“The city is small and gorgeous, and you can get from one end to the other with no traffic,” he said. “There are good schools and good restaurants. A lot of English speakers are social workers, psychologists and teachers.”
The gradual flow of English-speaking immigrants has spawned multiple English-language Facebook groups for Ashkelon residents, as well as a community website in English. In recent years, more and more of the city’s restaurants have translated their menus to English.
“It’s for people who are drawn by the sea and also want an Anglo community,” Epstein said. “Because of COVID, many people are working from home and going into the office just once or twice a week.”
Immigrants aren’t the only ones moving into the city. Ashkelon’s overall population has exploded in recent years. When the Futtermans came in 1986, there were about 50,000 people living here. Today the population has tripled to nearly 150,000, making it Israel’s twelfth-largest city.
The population boom came in part due to the launch of a direct, hourlong train line between Ashkelon and Tel Aviv in 2013, which made the city more accessible to those who work in Israel’s economic capital but want less expensive housing. A three-bedroom apartment in Ashkelon costs less than half of what it would in Tel Aviv or Jerusalem.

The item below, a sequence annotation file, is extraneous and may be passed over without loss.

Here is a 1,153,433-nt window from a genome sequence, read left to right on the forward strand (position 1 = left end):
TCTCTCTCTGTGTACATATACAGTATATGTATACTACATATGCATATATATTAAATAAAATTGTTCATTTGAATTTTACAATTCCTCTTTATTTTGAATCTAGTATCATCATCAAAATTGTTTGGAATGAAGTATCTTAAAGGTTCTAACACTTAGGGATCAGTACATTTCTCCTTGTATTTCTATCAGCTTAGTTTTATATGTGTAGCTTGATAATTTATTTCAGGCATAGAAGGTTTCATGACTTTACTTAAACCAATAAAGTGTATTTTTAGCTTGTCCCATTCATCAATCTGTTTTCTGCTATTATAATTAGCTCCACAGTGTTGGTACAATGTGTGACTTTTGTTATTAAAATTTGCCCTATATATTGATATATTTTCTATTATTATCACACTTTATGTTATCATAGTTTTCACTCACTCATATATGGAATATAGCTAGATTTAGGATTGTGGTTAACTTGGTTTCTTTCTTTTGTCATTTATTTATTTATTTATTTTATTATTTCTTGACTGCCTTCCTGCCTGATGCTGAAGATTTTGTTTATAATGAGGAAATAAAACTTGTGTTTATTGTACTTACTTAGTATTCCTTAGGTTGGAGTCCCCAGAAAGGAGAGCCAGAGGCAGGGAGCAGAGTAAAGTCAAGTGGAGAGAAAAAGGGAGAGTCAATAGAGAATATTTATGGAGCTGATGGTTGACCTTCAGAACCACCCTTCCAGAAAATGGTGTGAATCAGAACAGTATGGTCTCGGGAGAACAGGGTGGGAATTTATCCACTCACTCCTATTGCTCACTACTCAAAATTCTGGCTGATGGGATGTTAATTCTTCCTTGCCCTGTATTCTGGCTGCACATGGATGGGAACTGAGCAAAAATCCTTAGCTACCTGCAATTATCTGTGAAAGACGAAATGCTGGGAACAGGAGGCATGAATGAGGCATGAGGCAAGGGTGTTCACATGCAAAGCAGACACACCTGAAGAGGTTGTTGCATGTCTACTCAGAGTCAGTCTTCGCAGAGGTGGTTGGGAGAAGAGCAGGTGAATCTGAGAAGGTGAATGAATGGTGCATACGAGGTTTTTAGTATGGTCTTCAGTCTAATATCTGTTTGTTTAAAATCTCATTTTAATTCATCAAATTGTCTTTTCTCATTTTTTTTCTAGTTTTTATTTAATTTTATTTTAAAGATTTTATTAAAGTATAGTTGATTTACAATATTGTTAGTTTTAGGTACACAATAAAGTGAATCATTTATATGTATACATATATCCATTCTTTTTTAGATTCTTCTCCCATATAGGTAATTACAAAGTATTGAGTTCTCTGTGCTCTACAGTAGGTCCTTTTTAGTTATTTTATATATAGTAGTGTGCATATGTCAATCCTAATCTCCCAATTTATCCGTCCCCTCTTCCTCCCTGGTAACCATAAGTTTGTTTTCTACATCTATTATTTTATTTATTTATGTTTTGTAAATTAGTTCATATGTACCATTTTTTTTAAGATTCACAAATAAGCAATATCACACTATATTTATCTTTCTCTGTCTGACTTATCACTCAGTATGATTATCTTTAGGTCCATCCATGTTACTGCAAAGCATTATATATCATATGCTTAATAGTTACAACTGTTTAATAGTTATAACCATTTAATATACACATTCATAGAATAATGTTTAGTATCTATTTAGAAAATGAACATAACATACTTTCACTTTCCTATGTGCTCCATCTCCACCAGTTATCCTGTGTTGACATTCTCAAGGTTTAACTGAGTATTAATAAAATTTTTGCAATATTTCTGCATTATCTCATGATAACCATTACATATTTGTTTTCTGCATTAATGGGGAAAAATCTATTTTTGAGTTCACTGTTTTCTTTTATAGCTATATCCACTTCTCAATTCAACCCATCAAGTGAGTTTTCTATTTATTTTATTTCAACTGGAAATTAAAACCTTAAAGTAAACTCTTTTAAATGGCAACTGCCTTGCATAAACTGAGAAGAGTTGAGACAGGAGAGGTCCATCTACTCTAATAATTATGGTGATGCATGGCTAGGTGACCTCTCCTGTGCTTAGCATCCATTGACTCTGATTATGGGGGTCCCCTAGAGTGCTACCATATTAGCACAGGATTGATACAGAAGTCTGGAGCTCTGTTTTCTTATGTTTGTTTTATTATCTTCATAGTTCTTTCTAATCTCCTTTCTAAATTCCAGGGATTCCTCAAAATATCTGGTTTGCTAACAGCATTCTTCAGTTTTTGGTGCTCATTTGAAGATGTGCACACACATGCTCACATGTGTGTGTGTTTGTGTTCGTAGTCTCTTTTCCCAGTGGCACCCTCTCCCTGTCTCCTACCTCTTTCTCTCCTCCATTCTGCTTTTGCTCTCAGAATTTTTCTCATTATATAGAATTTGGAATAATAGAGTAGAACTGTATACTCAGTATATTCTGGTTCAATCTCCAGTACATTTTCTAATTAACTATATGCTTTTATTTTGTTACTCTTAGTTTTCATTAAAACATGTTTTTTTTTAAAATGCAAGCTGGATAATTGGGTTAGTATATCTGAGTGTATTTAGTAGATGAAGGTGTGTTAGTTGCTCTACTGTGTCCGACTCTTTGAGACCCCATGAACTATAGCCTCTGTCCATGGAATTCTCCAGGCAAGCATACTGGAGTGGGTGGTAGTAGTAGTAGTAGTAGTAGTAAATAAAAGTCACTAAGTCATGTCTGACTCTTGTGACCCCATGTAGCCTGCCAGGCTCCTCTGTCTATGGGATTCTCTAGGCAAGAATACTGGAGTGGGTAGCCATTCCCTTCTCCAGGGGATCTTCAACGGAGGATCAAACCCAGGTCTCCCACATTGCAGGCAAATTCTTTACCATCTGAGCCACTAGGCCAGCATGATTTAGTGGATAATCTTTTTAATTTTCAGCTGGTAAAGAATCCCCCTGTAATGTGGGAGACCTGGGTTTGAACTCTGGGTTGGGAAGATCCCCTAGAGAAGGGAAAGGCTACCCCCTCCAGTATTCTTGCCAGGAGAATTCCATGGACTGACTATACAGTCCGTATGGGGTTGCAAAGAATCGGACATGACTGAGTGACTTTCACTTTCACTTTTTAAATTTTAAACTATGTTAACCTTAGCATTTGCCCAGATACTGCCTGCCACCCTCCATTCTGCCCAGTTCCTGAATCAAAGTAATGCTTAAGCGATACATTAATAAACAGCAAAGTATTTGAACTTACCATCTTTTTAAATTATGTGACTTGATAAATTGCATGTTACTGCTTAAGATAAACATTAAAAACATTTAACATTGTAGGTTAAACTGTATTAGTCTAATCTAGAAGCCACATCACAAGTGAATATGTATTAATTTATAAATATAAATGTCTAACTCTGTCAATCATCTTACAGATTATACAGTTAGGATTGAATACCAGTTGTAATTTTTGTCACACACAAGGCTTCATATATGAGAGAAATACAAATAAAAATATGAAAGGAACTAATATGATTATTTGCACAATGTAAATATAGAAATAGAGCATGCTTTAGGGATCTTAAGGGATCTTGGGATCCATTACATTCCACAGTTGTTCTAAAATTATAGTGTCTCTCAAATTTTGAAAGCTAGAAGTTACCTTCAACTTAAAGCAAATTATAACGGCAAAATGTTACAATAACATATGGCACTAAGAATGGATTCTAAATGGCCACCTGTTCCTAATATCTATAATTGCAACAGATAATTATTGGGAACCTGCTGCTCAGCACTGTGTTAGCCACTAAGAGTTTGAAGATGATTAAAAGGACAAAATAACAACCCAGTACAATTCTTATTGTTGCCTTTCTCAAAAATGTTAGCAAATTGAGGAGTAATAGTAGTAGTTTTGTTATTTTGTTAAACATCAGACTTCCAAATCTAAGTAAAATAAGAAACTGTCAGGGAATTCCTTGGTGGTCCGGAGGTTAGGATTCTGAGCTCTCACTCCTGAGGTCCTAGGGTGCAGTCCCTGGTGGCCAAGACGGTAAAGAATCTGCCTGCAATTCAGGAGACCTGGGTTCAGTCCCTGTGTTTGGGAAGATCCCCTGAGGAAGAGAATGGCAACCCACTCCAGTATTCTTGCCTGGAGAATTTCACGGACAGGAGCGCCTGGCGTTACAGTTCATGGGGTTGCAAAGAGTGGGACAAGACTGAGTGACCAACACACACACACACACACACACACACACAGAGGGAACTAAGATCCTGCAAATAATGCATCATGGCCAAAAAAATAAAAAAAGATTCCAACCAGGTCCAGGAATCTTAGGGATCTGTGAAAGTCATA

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In the years after Israel’s founding, large numbers of Mizrahi immigrants, or Jews with roots in the Middle East, settled in the city, and still make up the majority. But the city’s Anglo community also has a relatively deep history. Ashkelon was originally planned by members of the South African Jewish community as a garden city similar to those found in South Africa.
David Zwebner, a South African immigrant who is writing a book about Ashkelon and has become a real estate agent in the city, says the Jewish community in South Africa approached the nascent Israeli government with offers of financial help, and Golda Myerson (later Meir), told them to “design a city for us.”
Ashkelon’s South African legacy is evident in its large parks and streets, which are named for places like Capetown and Johannesburg. The city, more than others in Israel, is crisscrossed by wide roads with little traffic.
“Ashkelon is almost the same size as Tel Aviv, but with just one quarter of the population,” Epstein said. “The city has so many open green spaces that foxes roam some of the parks and empty lots at night.”
Zwebner said real estate prices are rising rapidly despite the rocket fire, nearly all of which is intercepted by Israel’s Iron Dome missile defense system. In the building where he’s selling units, two years ago four-bedroom apartments were going for about $420,000. Today they have jumped to $750,000.
But Greenfield feels like Ashkelon has still retained its homey feel. Five months after arriving, she has joined a craft group and a women’s walking group. Neighbors have been friendly, inviting them for Shabbat meals.
“Everyone has been incredibly kind,” she says. “Even the people in the bank. Even in the supermarket. They have just gone above and beyond what could be expected.”